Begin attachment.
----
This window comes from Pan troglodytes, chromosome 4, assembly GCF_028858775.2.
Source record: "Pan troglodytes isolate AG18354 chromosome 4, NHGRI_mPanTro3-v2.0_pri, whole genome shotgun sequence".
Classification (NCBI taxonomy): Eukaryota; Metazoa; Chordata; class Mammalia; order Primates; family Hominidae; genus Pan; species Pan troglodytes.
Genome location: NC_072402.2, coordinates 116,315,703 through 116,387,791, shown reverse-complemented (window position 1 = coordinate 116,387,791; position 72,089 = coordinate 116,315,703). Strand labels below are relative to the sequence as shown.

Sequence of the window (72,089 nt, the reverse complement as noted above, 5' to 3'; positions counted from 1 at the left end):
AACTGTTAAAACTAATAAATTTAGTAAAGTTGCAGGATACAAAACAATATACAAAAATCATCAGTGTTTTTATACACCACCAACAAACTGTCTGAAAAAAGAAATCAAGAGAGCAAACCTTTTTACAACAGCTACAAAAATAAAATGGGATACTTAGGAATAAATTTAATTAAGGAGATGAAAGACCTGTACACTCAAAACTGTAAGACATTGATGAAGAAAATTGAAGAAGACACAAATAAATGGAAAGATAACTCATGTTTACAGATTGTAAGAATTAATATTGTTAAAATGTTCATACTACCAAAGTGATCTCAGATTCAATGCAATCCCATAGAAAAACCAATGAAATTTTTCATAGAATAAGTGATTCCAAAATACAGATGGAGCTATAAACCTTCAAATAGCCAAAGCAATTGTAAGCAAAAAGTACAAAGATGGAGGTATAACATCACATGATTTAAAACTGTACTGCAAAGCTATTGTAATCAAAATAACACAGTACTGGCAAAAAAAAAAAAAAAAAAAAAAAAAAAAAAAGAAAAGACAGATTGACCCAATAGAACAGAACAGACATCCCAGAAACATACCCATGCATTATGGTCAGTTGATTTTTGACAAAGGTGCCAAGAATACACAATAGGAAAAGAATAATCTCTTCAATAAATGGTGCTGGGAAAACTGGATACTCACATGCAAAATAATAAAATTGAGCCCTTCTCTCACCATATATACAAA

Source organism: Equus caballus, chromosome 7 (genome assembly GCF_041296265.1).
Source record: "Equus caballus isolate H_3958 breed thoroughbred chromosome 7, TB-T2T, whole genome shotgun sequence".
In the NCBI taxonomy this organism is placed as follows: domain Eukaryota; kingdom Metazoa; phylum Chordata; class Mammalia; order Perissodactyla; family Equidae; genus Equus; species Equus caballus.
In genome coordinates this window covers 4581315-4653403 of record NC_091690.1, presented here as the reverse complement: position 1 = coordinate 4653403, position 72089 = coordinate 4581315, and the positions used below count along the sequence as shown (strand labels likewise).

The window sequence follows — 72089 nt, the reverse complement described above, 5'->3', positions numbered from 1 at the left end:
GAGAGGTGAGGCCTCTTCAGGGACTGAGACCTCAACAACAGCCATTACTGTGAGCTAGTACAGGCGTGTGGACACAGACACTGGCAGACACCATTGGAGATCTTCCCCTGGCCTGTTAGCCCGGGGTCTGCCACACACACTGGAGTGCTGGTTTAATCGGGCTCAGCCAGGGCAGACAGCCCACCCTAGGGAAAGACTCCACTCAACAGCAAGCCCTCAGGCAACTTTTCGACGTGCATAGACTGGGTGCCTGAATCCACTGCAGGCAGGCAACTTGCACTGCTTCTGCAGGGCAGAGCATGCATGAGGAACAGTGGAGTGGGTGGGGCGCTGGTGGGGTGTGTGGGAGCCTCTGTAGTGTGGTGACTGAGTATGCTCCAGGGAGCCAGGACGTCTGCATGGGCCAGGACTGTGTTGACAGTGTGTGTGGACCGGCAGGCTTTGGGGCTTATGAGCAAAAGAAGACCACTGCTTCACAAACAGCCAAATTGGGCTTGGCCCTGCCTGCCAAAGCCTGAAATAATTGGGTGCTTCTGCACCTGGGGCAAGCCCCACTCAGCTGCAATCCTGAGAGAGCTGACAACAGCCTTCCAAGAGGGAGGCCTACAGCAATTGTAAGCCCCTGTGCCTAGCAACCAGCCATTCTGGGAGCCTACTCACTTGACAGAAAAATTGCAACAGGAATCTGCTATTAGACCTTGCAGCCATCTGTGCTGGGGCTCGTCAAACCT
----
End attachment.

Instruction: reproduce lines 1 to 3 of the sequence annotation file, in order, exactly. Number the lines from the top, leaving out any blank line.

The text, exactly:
This window comes from Pan troglodytes, chromosome 4, assembly GCF_028858775.2.
Source record: "Pan troglodytes isolate AG18354 chromosome 4, NHGRI_mPanTro3-v2.0_pri, whole genome shotgun sequence".
Classification (NCBI taxonomy): Eukaryota; Metazoa; Chordata; class Mammalia; order Primates; family Hominidae; genus Pan; species Pan troglodytes.